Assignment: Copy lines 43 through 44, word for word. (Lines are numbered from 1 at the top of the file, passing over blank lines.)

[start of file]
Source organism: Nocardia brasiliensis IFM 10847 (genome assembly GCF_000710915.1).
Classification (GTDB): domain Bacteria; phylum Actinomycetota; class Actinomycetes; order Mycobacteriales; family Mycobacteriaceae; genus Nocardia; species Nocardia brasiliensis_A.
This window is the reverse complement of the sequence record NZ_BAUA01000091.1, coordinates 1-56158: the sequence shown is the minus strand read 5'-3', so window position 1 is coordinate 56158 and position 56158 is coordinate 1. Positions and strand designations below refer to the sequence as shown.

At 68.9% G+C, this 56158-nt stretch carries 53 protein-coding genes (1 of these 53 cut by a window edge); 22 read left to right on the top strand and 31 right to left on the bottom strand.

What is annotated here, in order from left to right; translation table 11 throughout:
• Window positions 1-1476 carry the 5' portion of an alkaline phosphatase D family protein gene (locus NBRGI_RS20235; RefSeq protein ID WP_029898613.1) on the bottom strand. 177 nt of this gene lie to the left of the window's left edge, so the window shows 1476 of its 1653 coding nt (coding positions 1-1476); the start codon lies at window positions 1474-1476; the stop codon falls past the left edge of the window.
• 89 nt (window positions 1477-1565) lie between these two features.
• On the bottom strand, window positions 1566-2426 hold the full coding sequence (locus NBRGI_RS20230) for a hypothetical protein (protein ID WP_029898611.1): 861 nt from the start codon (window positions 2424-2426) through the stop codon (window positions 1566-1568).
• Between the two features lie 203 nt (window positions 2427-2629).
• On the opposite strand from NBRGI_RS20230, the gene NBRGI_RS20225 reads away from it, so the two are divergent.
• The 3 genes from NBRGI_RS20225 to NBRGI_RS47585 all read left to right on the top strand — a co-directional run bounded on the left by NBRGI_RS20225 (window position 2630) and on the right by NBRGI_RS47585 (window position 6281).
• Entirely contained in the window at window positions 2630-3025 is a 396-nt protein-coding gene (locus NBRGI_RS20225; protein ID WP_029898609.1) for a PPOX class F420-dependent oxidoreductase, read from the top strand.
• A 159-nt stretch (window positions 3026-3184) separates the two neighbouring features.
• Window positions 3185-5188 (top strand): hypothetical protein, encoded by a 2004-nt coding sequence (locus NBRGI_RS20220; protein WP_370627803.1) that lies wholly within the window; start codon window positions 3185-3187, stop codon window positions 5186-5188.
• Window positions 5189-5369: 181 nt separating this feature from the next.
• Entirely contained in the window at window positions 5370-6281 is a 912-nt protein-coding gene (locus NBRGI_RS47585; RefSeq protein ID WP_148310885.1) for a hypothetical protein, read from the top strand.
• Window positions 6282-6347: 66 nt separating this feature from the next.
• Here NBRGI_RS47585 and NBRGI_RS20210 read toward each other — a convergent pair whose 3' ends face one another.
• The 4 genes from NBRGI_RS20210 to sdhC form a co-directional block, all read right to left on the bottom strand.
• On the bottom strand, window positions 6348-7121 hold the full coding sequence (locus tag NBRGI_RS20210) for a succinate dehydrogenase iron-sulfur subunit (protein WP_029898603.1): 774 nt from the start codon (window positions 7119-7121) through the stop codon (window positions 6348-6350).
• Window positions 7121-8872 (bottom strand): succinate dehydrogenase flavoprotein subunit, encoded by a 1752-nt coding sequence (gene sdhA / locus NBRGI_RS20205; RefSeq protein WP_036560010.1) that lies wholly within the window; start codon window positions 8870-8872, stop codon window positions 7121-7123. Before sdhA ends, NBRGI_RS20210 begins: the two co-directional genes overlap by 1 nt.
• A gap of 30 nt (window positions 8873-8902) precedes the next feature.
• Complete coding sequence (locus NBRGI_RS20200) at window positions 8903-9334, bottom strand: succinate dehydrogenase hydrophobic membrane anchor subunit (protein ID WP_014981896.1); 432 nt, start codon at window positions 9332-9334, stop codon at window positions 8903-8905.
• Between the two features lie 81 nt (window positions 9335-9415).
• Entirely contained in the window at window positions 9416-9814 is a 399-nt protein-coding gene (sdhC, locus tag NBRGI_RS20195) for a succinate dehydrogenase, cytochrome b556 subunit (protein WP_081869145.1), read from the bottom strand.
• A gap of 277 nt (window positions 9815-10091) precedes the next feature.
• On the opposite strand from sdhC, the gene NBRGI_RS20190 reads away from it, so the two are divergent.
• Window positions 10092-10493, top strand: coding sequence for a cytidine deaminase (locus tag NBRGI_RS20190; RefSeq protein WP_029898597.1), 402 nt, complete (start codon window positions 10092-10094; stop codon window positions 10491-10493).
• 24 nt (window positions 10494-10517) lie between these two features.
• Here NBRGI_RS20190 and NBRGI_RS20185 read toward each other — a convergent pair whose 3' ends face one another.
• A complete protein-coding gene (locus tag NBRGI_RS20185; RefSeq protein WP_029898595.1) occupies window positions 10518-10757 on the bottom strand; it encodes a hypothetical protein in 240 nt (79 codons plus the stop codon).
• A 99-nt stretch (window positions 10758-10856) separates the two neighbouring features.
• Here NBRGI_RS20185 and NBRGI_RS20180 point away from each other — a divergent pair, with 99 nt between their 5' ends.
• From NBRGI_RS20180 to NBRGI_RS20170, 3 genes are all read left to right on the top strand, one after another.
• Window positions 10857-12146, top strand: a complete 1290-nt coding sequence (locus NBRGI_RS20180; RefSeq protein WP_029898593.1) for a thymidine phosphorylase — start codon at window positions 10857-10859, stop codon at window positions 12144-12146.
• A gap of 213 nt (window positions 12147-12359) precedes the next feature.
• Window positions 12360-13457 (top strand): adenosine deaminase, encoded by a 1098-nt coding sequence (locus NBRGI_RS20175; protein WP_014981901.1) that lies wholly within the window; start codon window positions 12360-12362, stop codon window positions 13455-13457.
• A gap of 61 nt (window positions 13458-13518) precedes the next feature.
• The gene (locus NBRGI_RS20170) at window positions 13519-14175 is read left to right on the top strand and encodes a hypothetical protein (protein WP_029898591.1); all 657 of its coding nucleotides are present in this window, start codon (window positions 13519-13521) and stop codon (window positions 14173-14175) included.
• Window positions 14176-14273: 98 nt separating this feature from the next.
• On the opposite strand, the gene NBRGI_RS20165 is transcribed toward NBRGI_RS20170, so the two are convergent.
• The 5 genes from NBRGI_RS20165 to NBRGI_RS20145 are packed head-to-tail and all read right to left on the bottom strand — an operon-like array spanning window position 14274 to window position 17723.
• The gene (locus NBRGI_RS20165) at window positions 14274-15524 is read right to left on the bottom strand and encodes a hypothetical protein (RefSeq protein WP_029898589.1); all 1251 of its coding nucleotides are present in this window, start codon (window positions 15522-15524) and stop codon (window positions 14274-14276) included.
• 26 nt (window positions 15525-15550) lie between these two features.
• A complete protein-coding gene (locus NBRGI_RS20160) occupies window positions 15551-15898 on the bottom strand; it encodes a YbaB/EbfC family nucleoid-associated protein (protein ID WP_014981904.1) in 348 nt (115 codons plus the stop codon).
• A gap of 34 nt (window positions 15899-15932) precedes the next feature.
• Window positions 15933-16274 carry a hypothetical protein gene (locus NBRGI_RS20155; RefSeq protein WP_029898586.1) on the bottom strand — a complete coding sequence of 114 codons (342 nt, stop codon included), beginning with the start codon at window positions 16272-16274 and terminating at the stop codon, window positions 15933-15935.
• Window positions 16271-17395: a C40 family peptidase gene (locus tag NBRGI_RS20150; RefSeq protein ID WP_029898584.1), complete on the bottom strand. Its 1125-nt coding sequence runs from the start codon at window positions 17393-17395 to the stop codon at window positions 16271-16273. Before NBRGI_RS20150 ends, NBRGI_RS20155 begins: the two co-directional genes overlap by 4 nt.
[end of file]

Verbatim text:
• The gene (locus NBRGI_RS20165) at window positions 14274-15524 is read right to left on the bottom strand and encodes a hypothetical protein (RefSeq protein WP_029898589.1); all 1251 of its coding nucleotides are present in this window, start codon (window positions 15522-15524) and stop codon (window positions 14274-14276) included.
• 26 nt (window positions 15525-15550) lie between these two features.